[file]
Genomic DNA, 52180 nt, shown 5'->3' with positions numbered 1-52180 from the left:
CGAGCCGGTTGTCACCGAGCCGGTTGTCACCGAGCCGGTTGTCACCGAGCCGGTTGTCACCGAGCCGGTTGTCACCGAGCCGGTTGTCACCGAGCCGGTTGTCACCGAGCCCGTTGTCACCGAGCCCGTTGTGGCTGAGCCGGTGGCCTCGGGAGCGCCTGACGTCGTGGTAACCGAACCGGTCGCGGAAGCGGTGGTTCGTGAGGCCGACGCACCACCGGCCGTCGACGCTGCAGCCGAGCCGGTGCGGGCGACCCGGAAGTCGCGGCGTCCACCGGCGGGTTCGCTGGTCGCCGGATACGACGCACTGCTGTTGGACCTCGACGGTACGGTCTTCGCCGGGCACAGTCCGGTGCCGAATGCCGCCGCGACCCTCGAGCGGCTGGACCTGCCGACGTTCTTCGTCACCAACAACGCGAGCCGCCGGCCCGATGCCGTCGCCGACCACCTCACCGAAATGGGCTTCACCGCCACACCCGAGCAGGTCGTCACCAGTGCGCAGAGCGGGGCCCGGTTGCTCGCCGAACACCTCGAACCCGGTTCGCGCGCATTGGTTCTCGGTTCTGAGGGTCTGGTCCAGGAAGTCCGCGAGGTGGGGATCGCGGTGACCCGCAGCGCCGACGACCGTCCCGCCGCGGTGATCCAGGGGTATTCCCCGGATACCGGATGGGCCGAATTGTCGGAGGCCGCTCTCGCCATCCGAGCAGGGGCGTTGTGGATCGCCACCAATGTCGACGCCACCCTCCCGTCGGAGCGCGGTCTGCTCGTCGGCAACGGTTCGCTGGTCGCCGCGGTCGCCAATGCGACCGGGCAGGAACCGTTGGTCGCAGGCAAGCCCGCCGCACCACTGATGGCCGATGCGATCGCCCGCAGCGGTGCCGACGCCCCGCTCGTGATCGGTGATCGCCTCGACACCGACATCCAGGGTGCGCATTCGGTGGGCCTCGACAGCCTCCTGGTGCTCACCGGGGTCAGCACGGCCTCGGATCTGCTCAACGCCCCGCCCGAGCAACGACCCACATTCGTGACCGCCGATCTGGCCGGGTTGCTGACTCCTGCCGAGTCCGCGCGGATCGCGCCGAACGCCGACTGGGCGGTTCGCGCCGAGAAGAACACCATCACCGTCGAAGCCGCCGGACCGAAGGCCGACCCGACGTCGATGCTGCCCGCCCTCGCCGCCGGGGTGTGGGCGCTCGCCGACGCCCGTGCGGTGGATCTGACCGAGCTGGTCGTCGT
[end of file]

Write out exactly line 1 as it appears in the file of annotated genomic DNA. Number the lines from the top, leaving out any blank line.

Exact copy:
Genomic DNA, 52180 nt, shown 5'->3' with positions numbered 1-52180 from the left: